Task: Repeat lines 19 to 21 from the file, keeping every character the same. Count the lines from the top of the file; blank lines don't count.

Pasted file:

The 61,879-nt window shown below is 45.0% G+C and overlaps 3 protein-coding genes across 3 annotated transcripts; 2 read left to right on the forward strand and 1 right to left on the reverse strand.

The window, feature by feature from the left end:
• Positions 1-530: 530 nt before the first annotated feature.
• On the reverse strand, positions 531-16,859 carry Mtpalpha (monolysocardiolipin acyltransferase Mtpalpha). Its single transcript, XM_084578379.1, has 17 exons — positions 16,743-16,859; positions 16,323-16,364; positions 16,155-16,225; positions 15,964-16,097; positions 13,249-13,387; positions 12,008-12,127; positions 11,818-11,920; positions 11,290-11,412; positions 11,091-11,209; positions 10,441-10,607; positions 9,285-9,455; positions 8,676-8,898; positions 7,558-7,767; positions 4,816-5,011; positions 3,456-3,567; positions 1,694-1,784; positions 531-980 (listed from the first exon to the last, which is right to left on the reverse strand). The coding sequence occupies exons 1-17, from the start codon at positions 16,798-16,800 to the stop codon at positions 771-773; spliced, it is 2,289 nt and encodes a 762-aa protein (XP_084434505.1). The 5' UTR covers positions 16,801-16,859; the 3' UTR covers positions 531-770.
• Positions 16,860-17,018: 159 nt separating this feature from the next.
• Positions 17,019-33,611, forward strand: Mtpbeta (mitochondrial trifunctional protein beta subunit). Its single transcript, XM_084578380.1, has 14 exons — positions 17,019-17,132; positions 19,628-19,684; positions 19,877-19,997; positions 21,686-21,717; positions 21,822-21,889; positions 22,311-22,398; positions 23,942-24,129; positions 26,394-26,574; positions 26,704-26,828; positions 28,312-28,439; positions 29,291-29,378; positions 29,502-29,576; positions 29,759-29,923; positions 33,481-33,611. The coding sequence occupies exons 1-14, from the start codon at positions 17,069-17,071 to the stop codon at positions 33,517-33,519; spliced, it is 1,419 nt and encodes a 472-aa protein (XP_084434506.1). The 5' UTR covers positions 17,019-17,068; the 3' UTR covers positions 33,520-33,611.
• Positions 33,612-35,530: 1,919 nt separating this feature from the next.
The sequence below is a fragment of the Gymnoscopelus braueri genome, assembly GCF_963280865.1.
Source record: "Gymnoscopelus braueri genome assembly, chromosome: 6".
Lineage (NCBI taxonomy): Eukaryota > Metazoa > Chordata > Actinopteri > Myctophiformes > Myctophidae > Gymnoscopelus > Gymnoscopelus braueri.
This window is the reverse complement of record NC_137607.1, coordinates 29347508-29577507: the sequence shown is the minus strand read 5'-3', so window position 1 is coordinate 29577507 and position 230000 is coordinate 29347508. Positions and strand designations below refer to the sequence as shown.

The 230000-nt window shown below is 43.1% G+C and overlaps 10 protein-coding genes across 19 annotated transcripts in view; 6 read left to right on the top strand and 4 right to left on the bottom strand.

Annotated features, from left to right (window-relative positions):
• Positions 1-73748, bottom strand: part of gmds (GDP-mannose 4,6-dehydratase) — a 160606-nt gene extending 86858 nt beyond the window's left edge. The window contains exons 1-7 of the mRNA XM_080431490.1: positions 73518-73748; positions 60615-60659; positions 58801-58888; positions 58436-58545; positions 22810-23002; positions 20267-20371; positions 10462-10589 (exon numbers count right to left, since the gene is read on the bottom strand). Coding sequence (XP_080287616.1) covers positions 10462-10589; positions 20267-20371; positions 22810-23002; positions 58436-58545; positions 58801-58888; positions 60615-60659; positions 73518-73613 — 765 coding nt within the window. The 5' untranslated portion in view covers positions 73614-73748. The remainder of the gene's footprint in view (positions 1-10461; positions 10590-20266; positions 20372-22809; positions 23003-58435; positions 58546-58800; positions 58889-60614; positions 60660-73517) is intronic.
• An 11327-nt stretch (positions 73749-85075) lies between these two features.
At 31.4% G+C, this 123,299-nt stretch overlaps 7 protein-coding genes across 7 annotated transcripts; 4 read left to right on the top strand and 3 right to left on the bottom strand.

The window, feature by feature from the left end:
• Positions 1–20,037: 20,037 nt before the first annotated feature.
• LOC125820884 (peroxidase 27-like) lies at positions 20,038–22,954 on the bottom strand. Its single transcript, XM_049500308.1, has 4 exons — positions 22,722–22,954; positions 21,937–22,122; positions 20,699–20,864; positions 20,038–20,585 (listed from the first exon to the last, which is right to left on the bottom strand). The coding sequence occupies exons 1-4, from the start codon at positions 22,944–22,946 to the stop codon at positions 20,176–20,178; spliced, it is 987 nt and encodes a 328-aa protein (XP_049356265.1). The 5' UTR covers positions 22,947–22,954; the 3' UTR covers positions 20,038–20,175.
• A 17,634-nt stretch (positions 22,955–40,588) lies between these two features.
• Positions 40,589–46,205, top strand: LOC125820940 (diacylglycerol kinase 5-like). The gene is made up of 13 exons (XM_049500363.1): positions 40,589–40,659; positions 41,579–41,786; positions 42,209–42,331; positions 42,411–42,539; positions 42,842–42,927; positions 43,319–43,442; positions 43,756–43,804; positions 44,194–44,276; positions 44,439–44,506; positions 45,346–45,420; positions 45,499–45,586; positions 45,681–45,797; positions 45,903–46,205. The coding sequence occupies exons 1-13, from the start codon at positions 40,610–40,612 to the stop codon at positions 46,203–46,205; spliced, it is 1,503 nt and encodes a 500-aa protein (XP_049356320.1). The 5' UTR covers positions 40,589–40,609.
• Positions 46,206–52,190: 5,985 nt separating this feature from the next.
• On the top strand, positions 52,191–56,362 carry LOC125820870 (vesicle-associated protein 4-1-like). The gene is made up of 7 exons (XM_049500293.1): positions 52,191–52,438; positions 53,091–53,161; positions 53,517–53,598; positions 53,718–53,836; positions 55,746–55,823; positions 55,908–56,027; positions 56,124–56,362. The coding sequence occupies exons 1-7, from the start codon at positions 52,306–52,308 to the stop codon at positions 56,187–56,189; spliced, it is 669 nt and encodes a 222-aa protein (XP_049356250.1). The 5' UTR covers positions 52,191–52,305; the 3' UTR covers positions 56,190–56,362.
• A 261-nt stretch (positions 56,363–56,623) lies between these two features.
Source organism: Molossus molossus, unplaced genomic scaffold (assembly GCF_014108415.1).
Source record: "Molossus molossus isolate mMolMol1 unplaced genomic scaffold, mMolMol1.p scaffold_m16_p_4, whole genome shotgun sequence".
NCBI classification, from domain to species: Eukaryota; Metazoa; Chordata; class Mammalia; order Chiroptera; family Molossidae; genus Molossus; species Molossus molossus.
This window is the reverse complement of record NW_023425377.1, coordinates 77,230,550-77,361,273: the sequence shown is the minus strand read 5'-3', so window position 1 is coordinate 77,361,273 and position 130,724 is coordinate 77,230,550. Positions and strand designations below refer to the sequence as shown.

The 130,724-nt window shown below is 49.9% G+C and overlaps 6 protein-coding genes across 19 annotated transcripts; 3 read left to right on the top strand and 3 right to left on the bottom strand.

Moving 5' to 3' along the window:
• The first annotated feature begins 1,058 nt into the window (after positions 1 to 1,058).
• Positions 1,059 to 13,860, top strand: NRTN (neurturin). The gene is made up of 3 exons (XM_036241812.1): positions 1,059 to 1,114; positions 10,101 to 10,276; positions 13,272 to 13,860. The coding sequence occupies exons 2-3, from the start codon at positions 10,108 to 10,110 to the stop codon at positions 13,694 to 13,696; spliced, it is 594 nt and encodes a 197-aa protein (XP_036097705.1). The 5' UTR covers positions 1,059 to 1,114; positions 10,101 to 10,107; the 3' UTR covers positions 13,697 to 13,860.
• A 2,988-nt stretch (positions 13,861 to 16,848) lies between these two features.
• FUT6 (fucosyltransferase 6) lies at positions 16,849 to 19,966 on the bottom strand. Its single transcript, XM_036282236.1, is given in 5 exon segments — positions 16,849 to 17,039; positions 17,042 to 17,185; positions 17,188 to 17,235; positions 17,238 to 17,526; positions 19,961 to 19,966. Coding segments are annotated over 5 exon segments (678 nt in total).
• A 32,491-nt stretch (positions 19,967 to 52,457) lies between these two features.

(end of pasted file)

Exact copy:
• LOC125820884 (peroxidase 27-like) lies at positions 20,038–22,954 on the bottom strand. Its single transcript, XM_049500308.1, has 4 exons — positions 22,722–22,954; positions 21,937–22,122; positions 20,699–20,864; positions 20,038–20,585 (listed from the first exon to the last, which is right to left on the bottom strand). The coding sequence occupies exons 1-4, from the start codon at positions 22,944–22,946 to the stop codon at positions 20,176–20,178; spliced, it is 987 nt and encodes a 328-aa protein (XP_049356265.1). The 5' UTR covers positions 22,947–22,954; the 3' UTR covers positions 20,038–20,175.
• A 17,634-nt stretch (positions 22,955–40,588) lies between these two features.
• Positions 40,589–46,205, top strand: LOC125820940 (diacylglycerol kinase 5-like). The gene is made up of 13 exons (XM_049500363.1): positions 40,589–40,659; positions 41,579–41,786; positions 42,209–42,331; positions 42,411–42,539; positions 42,842–42,927; positions 43,319–43,442; positions 43,756–43,804; positions 44,194–44,276; positions 44,439–44,506; positions 45,346–45,420; positions 45,499–45,586; positions 45,681–45,797; positions 45,903–46,205. The coding sequence occupies exons 1-13, from the start codon at positions 40,610–40,612 to the stop codon at positions 46,203–46,205; spliced, it is 1,503 nt and encodes a 500-aa protein (XP_049356320.1). The 5' UTR covers positions 40,589–40,609.